Even if someone is piqued in their interest by a certain tea, they have to go through the rather arduous process of having to try to find the (sometimes sold out) teas on each vendor’s own website. Sometimes you don’t even link to the vendor, so the person would have to search on the internet, sometimes for stores that sound rather similar. Then they have to figure out which tea it was. Sometimes, the teas are separated by year by the users. So, is something from Spring 2011 really the same thing as Spring 2012? A newbie would have no clue and might have been lost on the way. I understand that you are probably trying to keep people on your site, but as outfits like facebook, gawker, etc have shown, if you consistently provide what people deem valuable, even if you link out a lot people will keep coming back to you.

      These are just some of the issues I see that can arise out of the ratings/feedback system as currently constituted. I can go on, but I don’t think it’s useful or important. I’m not saying Steepster is entirely, completely, 100% useless, because as I’ve said I think it’s a useful tool for keeping a tea journal, and to a limited extent share what you have drunk and what you thought of it. As a guide for other people, however, I think it falls far short, and will tend to steer people to other mediocre, uninteresting teas that basically amounts to a goose-chase in tea drinking. People who want better tea, more interesting tea, and more refined tea will not be able to use your site to find it, which is why I said it’s useless – I’m not sure what it promotes, but I don’t think it really promotes better tea, which is what it appears to do at first glance. I think given what it could be, and what it is right now, there’s still a fair distance to go. Of course, you folks may have a different idea of what it should be, and are happy with where it is or where it’s headed. I think the site can get better and can be more useful for more people – some of the heaviest tea drinkers (who are also the most willing to spend money on tea, I should add). I think that’s not a bad thing for you to at least explore, instead of letting the site wallow at a superficial level. You may disagree, in which case I guess we can part ways. Thank you for visiting the site and reading this long response.

  6. steepster seem to me,to be for those people who drink fruit flavored teas whether white, oolong, black or puerh. tea geeks will quickly see it for what it is, and i hate to admit it but i am too serious a drinker to play the unhappy, always trying to correct someone who is popular on that site. i hope new drinkers that may want to try green puerh will find better places to learn about better teas.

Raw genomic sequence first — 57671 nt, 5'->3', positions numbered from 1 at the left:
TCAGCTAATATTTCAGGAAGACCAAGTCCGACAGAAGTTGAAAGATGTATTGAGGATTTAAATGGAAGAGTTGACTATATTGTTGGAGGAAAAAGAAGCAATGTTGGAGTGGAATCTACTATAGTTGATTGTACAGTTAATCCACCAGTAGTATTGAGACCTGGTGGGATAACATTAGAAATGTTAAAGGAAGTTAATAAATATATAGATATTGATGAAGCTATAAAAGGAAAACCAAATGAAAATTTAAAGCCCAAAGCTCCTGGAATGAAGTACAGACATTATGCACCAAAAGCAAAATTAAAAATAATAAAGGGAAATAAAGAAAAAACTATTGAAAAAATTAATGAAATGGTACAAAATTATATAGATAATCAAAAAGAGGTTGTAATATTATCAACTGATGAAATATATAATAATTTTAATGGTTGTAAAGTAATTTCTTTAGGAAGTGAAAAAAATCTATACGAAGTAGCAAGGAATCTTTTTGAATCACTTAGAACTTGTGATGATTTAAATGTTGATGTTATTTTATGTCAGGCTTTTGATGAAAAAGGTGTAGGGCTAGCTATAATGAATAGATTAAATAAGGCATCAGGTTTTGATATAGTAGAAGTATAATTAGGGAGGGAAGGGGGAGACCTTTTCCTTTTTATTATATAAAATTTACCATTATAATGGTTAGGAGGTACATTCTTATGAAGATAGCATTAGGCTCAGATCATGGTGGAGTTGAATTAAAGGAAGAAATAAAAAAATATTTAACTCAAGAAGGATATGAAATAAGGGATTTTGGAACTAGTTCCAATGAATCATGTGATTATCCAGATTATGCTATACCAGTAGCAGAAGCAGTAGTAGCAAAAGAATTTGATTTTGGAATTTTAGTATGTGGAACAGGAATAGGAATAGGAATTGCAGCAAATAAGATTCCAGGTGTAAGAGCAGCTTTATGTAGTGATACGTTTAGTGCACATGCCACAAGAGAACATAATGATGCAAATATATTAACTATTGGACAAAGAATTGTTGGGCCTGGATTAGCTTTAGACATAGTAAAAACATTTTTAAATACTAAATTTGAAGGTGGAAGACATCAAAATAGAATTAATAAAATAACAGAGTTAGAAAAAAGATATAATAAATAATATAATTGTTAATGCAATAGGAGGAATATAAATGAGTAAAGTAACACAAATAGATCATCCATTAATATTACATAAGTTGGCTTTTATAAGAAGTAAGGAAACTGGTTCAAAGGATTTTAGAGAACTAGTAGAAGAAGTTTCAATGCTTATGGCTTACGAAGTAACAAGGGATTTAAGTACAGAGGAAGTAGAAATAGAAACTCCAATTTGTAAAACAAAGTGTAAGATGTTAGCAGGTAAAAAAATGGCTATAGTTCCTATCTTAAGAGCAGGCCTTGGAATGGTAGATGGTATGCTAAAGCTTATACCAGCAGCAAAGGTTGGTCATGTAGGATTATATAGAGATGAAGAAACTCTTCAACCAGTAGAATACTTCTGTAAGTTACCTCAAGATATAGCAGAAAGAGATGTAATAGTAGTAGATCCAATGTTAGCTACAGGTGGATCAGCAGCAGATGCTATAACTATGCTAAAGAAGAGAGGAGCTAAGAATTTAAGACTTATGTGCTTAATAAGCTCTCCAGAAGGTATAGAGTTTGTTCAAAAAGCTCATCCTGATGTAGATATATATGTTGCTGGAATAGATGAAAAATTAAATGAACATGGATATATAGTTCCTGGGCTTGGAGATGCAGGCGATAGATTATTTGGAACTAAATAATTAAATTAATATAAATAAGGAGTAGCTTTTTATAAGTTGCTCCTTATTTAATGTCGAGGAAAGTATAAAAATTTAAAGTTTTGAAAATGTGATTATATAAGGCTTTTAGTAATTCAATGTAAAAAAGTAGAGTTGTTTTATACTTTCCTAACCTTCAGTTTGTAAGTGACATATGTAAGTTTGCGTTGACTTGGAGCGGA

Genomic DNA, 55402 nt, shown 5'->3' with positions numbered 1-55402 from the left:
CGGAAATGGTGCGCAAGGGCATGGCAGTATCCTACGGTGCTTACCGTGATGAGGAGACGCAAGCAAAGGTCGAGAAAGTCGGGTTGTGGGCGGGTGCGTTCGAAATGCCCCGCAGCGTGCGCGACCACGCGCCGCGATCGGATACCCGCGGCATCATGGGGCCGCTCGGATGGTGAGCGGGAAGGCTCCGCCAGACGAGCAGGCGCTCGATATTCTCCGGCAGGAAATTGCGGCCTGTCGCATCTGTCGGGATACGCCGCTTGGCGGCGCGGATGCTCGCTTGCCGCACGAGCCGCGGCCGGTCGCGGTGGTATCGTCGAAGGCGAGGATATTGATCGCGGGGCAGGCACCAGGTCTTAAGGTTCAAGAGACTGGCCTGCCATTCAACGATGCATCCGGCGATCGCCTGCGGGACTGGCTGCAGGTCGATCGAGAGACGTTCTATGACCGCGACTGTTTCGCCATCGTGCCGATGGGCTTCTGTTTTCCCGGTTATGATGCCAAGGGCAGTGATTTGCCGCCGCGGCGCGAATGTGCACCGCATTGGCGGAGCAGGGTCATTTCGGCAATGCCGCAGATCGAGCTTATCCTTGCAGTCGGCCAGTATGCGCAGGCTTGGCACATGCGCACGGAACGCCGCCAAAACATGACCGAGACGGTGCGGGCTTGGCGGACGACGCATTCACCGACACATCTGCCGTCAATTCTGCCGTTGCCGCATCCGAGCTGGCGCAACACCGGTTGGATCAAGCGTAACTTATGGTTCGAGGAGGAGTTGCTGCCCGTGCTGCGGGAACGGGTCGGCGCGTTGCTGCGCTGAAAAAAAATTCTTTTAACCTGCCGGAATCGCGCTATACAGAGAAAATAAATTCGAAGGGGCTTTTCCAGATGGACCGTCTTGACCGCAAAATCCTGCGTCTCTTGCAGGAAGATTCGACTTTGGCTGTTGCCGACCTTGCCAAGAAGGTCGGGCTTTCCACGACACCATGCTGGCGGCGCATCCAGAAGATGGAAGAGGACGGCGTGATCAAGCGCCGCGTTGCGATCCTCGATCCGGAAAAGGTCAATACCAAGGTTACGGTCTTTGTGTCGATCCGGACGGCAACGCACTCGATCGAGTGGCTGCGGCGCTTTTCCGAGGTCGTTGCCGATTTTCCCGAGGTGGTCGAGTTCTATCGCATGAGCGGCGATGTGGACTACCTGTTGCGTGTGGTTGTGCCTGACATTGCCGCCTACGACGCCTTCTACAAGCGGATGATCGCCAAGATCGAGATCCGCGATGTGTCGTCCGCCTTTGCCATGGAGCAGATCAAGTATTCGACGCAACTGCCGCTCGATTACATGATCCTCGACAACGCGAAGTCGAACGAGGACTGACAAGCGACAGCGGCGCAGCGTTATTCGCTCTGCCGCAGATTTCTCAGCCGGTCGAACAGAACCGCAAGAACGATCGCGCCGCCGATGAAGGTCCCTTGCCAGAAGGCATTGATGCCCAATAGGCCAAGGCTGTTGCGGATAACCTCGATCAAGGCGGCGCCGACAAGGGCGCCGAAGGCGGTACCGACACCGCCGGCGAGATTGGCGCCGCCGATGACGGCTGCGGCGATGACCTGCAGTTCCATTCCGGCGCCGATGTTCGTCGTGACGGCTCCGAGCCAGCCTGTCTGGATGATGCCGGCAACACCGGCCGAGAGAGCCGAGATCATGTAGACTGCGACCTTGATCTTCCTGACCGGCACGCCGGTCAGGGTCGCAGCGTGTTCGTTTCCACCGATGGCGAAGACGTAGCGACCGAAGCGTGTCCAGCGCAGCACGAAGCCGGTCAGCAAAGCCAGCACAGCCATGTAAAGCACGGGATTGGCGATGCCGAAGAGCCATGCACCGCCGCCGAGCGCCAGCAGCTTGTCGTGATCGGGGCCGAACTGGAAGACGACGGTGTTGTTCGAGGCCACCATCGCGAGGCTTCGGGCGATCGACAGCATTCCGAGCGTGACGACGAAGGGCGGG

7. Out of many variables to judge the quality of a tea, I think it would be fair, if there is a universal recognized method exists, that people acknowledged and accepted.

    • There are, as there are also universalyl recognized methods used to judge the quality of wine; yet, no one has yet to uncover the ultimate algorithm to determine the #1 wine or #1 tea that we can all be in agreement with, thank god..

      • Yes, there is no ultimate algorithm to find out the #1. But I believe there is a way to uncover the content of the tea, regardless of the personal’s favouritism.

  8. Steepster was hugely useful to me a couple of years ago when I was really just beginning to delve into tea past PG Tips, but I rarely use it now. There is good info there from a select group of users, but it gets frustrating digging for it. I think rating systems are mostly useless with teas. (or maybe just useful for blends that are consistent from batch to batch, and for people who drink these kinds of teas.) I understand why some people like it, but mostly agree with your comments. I was also annoyed with how many comments in discussions were from vendors promoting themselves in a round about way.

  9. I think steepster is good. It’s never good enough. Nothing is ever good enough. But it’s a big step for American tea world, considering its number of members and influence.

    As a vendor, I appreciate it very much that many people on steepsters truly appreciate discussions from vendors. Of course there are always self-promoting posts, and sometimes I feel steepster’s anti-spamming polices are a little too loose. But overall I like it that people there don’t see vendors as “a different species”. And overall most vendors I saw there are nice enough. That’s also one of the few places where I had opportunities to communicate with other vendors and get their valuable opinions.